New criteria for frontotemporal dementia syndromes: clinical and pathological diagnostic implications

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Objective: To assess the impact of new clinical diagnostic criteria for frontotemporal dementia (FTD) syndromes, including primary progressive aphasias (PPA), on prior clinical diagnosis and to explore clinicopathological correlations. Methods: 178 consecutive neuropathologically-ascertained cases initially diagnosed with a FTD syndrome were collected through specialist programs: the Cambridge Brain Bank, UK and Sydney Brain Bank, Australia. 135 cases were re-classified using the revised diagnostic criteria into behavioral variant (bvFTD), semantic variant PPA (sv-PPA), nonfluent/agrammatic variant PPA (nfv-PPA) and logopenic variant PPA (lv-PPA). Pathological diagnoses included FTLD-tau, FTLD-TDP, FTLD-FUS, FTLD-UPS, FLTD-ni and Alzheimer’s disease (AD). Statistical analyses included χ2 tests, analyses of variance and discriminant statistics. Results: Comparison of the original and revised diagnosis revealed no change in 90% of bvFTD and sv-PPA cases. By contrast 51% of nfv-PPA cases were reclassified as lv-PPA, with apraxia of speech and sentence repetition assisting in differentiation. Previous patterns of pathology were confirmed, although more AD cases occurred in FTD syndromes (10% bvFTD, ~15% sv-PPA and ~30% nfv-PPA) than expected. AD was the dominant pathology (77%) of lv-PPA. Discriminant analyses revealed that object agnosia, phonologic errors and neuropsychiatric features differentiated AD from FTLD. Conclusion: This study provides pathological validation that the new criteria assist with separating PPA cases with AD pathology into the new lv-PPA syndrome, and found that a number of diagnostic clinical features (disinhibition, food preferences and naming) did not assist in discriminating the different FTD syndromes.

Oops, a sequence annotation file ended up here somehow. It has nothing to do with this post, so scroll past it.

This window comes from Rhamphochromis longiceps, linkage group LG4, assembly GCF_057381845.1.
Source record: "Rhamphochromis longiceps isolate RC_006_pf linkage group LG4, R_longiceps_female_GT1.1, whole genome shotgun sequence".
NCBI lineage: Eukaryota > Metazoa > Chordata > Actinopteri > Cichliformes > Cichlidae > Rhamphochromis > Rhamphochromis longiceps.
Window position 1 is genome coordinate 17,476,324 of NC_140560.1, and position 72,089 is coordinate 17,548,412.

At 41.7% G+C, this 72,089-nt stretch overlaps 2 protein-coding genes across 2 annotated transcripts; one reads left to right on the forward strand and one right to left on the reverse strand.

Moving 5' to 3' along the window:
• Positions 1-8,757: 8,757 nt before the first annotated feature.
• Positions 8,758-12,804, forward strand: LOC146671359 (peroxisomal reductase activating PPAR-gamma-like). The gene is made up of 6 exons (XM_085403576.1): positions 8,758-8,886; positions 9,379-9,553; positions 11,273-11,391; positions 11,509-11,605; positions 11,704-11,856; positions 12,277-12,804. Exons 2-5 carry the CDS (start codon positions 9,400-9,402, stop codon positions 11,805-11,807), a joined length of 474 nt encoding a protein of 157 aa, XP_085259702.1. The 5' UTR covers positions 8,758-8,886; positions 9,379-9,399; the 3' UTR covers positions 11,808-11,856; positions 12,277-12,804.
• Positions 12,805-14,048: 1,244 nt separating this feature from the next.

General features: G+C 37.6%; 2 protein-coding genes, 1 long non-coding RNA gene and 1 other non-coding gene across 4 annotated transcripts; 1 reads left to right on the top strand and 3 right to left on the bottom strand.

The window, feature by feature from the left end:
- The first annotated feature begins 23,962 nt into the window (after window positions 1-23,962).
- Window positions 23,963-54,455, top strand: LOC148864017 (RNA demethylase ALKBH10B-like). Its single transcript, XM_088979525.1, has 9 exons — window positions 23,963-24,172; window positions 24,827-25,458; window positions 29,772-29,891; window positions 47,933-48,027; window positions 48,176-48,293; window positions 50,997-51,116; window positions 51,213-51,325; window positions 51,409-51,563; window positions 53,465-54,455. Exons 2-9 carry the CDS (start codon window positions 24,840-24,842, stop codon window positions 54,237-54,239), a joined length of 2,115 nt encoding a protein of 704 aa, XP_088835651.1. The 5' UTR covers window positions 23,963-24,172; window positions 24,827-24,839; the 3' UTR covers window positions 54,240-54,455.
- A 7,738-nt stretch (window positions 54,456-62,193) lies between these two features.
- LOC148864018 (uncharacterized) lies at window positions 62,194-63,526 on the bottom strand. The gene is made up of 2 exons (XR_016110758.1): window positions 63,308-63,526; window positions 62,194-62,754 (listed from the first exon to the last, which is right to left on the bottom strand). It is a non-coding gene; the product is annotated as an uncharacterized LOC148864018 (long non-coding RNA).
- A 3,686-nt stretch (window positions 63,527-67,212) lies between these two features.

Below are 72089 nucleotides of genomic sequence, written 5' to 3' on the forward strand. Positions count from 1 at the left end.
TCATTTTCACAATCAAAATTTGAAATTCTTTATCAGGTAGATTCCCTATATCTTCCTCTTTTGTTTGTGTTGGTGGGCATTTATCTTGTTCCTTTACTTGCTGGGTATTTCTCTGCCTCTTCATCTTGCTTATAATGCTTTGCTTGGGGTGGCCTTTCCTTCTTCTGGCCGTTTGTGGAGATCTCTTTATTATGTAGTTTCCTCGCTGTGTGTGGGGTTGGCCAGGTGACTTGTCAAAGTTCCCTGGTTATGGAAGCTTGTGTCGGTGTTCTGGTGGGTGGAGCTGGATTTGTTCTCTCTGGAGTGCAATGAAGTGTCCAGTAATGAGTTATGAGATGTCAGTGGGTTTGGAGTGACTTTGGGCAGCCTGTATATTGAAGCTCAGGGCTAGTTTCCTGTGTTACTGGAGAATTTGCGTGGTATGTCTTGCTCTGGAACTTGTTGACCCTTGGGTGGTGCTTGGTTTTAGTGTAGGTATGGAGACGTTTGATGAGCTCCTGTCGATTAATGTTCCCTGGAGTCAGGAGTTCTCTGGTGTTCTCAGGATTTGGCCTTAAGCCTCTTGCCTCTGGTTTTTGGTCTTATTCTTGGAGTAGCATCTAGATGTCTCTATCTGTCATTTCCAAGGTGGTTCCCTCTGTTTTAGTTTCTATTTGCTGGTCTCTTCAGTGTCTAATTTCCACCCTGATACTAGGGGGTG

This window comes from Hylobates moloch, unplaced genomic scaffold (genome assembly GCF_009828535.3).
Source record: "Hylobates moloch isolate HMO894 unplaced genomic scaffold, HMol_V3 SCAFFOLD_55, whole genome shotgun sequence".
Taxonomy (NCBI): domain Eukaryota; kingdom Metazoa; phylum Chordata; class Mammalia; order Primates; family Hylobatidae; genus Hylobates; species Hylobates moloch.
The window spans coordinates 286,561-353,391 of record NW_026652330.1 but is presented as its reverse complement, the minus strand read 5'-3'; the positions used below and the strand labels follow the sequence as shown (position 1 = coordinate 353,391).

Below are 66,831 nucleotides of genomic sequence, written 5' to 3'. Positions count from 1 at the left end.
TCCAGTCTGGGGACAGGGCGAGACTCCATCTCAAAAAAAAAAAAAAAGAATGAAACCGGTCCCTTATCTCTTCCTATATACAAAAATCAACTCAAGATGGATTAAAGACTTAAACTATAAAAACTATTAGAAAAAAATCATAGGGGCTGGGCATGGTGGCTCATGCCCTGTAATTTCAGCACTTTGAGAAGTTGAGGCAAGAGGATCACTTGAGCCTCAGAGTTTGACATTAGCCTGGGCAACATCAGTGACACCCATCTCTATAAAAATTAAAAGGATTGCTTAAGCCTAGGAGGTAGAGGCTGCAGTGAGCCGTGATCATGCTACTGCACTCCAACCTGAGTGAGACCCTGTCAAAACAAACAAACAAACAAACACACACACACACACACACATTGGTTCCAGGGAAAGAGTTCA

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Chare, Leone
Hodges, John R
Leyton, Cristian E
McGinley, Ciara
Tan, Rachel H
Kril, Jillian J
Halliday, Glenda
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Journal Article
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UNSW Faculty
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